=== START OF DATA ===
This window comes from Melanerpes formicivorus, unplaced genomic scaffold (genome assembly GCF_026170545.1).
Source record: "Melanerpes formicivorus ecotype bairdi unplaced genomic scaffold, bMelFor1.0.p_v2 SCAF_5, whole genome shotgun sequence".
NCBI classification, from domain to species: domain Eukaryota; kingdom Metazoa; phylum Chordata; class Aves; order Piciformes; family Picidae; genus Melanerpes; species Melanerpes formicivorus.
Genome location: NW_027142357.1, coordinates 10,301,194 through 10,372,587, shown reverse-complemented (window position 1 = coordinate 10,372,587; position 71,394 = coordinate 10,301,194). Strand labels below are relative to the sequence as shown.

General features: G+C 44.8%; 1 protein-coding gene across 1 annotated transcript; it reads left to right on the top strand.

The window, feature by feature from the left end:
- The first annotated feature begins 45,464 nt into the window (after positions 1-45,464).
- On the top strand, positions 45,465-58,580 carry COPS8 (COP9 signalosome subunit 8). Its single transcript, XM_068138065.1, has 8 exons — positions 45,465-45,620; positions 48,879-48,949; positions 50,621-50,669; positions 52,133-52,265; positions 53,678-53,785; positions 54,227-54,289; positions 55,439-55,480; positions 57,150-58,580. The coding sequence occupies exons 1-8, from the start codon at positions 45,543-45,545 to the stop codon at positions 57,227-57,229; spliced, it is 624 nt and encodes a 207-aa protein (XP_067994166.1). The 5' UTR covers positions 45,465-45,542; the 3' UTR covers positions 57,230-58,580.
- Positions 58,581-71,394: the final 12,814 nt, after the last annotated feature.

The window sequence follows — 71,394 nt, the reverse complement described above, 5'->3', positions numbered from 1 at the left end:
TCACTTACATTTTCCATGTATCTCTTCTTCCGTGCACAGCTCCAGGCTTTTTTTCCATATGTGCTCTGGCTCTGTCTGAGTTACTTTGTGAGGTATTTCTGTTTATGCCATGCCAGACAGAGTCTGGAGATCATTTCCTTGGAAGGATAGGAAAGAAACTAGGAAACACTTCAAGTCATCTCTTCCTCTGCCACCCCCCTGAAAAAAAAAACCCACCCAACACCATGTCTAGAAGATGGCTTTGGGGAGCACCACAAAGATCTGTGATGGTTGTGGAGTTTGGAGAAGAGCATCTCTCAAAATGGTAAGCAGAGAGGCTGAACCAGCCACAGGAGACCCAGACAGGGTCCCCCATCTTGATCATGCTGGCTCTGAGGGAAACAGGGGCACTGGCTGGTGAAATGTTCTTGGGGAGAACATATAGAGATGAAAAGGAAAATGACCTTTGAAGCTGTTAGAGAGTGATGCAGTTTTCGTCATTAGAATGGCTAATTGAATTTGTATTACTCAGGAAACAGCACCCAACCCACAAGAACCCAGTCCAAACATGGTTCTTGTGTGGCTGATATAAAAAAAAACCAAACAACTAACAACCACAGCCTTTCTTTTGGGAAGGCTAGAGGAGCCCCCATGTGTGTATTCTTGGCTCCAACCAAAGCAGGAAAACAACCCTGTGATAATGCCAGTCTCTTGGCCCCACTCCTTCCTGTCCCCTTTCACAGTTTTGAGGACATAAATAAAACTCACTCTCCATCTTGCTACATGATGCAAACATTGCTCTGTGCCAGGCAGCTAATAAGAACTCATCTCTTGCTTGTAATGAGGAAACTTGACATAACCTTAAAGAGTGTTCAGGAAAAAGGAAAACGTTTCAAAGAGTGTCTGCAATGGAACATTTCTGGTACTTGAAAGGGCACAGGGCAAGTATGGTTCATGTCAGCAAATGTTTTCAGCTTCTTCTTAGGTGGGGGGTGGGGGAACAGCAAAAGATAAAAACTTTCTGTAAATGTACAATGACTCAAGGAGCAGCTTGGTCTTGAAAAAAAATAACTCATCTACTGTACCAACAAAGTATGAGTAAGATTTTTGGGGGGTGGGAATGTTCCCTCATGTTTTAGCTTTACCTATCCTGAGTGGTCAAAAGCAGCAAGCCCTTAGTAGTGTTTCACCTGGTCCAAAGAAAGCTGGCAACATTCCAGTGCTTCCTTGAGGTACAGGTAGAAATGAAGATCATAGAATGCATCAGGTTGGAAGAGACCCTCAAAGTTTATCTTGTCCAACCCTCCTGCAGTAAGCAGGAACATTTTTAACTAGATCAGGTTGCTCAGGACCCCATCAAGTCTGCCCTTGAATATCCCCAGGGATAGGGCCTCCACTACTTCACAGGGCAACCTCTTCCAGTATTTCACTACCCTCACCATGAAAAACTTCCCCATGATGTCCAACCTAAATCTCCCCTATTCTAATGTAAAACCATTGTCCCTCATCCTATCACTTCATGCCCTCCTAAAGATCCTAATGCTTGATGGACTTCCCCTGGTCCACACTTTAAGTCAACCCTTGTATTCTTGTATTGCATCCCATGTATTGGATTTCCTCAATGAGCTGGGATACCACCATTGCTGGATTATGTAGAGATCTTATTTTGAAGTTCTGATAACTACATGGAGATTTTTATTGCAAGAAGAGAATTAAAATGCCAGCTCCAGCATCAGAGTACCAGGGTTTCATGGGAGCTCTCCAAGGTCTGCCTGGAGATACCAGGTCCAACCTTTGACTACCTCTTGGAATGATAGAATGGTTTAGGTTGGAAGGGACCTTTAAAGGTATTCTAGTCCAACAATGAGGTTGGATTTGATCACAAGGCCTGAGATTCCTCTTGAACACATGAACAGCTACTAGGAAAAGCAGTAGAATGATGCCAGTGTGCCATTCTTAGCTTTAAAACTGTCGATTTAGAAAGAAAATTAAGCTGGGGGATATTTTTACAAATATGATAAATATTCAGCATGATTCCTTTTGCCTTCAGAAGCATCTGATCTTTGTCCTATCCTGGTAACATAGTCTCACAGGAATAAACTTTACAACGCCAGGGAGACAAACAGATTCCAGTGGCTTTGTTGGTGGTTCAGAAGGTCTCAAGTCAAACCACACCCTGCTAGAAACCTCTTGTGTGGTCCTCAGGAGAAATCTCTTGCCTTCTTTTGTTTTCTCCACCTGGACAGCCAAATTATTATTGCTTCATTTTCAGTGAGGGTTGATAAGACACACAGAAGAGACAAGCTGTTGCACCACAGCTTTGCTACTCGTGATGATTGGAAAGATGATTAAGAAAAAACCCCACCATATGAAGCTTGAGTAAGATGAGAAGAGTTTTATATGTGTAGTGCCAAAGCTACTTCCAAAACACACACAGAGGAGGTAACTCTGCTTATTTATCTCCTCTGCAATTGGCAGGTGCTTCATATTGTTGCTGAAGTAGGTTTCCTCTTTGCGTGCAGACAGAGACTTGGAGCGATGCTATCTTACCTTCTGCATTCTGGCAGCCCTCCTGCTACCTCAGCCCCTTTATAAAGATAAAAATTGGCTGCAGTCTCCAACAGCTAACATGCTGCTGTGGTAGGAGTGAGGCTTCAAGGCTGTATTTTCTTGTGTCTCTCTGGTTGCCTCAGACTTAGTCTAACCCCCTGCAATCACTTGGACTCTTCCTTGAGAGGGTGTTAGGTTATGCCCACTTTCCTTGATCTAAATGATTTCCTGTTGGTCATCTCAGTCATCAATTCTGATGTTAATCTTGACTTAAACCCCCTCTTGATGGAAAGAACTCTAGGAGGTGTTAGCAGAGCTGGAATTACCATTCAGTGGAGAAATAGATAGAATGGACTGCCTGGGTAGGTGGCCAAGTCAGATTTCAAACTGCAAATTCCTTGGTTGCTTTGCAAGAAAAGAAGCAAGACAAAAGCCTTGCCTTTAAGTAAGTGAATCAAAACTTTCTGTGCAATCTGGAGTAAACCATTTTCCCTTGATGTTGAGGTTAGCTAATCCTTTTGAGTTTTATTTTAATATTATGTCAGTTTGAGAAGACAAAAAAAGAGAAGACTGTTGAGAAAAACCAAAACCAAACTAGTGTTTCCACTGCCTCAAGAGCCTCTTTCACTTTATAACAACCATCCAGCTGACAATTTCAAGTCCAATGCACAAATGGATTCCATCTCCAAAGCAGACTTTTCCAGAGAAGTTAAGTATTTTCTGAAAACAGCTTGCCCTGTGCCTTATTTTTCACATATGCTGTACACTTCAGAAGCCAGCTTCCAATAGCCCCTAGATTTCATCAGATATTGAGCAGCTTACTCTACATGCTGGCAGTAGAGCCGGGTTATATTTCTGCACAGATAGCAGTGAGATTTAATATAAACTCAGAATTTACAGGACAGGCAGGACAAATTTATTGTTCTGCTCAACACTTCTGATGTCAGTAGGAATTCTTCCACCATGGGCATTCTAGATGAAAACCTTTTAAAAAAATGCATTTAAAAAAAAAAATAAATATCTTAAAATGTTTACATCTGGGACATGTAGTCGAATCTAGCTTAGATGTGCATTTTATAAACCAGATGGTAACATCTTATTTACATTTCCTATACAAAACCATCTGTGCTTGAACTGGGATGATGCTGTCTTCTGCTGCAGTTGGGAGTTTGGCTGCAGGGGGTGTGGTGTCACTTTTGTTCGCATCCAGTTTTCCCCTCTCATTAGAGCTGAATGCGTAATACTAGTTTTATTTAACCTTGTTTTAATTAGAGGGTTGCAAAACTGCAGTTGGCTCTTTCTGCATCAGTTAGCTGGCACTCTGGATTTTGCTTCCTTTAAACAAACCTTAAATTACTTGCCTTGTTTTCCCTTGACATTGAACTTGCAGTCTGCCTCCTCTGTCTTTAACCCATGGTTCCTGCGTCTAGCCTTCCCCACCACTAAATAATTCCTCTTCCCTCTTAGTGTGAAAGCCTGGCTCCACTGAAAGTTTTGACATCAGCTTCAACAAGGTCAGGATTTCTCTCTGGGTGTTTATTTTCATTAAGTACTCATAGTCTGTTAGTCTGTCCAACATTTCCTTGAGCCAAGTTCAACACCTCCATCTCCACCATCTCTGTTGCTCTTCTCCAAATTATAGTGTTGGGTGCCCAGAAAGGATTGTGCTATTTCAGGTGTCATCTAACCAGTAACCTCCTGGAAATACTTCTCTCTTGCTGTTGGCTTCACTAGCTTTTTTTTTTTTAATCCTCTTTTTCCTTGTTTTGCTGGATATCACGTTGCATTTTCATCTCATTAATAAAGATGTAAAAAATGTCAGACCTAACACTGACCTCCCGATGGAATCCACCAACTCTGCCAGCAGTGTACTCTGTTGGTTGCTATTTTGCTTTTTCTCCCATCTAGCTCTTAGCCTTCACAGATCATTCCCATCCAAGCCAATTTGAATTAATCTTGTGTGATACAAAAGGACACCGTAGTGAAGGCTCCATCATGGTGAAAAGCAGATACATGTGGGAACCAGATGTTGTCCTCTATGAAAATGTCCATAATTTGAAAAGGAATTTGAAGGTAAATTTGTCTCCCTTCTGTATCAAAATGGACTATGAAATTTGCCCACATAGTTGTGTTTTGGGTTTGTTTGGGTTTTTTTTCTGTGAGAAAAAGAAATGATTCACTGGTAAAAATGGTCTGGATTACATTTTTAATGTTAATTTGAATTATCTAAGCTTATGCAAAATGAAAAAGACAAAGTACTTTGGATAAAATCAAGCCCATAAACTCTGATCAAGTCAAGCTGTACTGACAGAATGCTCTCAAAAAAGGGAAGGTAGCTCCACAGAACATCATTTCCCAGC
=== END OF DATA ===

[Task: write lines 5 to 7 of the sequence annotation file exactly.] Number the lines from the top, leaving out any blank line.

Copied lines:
General features: G+C 44.8%; 1 protein-coding gene across 1 annotated transcript; it reads left to right on the top strand.

The window, feature by feature from the left end:
- The first annotated feature begins 45,464 nt into the window (after positions 1-45,464).